This technology could make batteries obsolete for electric cars and smartphones

Published by Adrien - Tuesday, May 14, 2024 - Other Languages: FR, DE, ES, PT
Source: Science

A recent discovery in material science could revolutionize energy storage, especially for electric vehicles and electronic devices. Researchers have developed capacitors from new "heterostructures" that slow down the rate at which energy dissipates, without affecting their ability to charge quickly.

Illustration Image Pixabay

This breakthrough, arrived at by chance, could significantly extend the battery life of consumer electronics such as laptops or smartphones. Additionally, it could enhance the flexibility of energy storage on a network scale. These findings were published on April 18 in the journal Science.

Unlike batteries, capacitors store electricity in an electric field, allowing for rapid charging and discharging for instant access to energy. They are widely used in smartphones, for example, for brief high energy needs such as a camera flash.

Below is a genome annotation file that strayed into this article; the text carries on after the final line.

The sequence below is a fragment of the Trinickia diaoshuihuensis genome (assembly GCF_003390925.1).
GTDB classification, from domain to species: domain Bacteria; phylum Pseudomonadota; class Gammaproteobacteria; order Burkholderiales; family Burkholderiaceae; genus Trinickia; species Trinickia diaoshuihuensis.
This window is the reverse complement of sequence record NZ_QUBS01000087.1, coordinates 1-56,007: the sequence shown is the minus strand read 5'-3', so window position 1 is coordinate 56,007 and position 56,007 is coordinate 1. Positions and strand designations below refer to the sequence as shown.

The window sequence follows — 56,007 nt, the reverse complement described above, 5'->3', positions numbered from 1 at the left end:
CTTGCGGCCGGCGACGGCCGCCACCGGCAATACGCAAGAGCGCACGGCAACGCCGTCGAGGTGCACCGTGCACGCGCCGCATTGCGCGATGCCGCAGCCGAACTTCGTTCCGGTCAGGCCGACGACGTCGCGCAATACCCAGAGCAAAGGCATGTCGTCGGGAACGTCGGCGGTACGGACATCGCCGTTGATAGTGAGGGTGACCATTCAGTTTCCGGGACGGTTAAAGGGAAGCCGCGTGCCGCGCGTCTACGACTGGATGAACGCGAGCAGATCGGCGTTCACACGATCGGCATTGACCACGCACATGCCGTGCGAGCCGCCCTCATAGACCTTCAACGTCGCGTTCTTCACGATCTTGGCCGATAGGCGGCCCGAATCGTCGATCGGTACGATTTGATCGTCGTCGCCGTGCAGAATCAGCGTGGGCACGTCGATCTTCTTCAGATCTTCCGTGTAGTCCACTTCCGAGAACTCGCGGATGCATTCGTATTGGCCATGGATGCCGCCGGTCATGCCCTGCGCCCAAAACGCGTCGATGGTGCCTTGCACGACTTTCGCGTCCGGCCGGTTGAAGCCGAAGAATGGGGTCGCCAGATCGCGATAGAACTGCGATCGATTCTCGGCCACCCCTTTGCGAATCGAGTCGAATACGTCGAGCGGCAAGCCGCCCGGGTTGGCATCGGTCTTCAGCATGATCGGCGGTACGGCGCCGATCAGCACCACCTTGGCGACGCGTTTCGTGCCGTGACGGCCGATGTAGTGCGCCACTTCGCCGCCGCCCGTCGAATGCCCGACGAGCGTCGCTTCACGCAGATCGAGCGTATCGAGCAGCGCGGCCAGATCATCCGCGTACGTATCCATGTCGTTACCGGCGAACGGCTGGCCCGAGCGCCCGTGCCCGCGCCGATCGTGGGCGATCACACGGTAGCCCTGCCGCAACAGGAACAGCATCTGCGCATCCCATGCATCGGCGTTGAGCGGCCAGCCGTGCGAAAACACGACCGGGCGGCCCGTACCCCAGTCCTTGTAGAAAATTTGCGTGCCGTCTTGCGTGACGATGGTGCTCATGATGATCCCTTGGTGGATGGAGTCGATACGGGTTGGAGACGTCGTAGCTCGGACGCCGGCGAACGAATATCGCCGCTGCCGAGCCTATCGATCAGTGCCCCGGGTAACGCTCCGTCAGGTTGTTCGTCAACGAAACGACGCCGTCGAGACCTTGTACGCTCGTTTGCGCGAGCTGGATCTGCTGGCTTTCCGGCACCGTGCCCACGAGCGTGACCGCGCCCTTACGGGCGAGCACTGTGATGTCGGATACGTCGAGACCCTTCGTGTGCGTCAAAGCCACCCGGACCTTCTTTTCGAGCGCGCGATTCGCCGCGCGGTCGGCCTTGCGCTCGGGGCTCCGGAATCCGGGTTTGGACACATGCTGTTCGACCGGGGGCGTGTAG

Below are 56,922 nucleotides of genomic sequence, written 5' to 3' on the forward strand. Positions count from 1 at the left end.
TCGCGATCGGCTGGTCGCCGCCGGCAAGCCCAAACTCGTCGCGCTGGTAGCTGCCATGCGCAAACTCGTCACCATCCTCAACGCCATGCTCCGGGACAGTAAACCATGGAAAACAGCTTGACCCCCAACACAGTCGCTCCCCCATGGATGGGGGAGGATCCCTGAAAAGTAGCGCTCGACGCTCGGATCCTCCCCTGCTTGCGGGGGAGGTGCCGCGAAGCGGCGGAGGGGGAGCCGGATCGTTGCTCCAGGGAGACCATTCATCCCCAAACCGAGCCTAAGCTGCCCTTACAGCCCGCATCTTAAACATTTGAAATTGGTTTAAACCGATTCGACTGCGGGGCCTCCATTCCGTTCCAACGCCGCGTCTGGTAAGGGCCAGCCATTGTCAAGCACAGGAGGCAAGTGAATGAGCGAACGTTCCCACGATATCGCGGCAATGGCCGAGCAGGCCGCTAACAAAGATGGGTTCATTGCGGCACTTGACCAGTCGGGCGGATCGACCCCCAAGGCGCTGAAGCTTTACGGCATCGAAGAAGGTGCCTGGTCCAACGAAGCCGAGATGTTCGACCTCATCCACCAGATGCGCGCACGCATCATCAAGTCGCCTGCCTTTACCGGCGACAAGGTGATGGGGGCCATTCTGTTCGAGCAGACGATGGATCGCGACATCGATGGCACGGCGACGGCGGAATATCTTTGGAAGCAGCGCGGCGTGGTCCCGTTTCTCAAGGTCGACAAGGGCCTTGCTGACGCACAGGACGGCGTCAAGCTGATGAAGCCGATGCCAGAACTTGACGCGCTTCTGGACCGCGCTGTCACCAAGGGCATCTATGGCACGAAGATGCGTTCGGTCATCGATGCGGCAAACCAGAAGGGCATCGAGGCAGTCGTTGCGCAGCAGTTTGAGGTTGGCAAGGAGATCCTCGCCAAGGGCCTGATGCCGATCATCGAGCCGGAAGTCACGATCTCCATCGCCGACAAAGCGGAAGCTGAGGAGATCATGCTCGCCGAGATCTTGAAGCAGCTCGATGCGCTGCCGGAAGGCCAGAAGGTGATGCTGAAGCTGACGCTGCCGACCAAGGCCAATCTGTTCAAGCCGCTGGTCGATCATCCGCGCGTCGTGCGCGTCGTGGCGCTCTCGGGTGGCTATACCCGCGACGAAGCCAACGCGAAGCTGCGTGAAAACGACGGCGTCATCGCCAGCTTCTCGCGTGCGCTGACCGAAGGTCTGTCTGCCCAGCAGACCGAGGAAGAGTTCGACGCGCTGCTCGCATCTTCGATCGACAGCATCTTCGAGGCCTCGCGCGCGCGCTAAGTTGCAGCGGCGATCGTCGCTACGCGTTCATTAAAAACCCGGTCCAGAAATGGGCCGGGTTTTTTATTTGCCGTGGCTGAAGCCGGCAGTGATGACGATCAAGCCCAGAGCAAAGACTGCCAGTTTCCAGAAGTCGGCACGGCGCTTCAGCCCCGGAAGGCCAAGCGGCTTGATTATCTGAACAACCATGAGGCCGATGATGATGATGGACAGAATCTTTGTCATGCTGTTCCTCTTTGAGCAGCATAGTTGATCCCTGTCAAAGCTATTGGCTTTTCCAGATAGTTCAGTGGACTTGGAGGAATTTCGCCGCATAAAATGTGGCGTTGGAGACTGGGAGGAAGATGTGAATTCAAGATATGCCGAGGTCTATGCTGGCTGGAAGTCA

These capacitors utilize ferroelectric materials that can "remember" their electrical state even after being disconnected. However, they do not retain energy as long as batteries do.

Moreover, researchers fortuitously found that a tiny space at the center of these structures increased the time these capacitors retain their charge before losing it. These ultra-thin structures, only about 30 nanometers thick, combine conductive and non-conductive properties, making them more capable of efficiently conserving energy.

These heterostructures, where 2D and 3D materials are layered like sheets of lasagna, have shown an energy density up to 19 times higher than current capacitors, with an efficiency greater than 90%.

If replicated on a large scale, this discovery could change how we store and access energy, enabling almost instant availability without compromising long-term storage stability. This could pave the way for increased use of rapid-charging capacitors in areas requiring long-term storage, such as electric vehicles, or for industrial applications and electric grid management.
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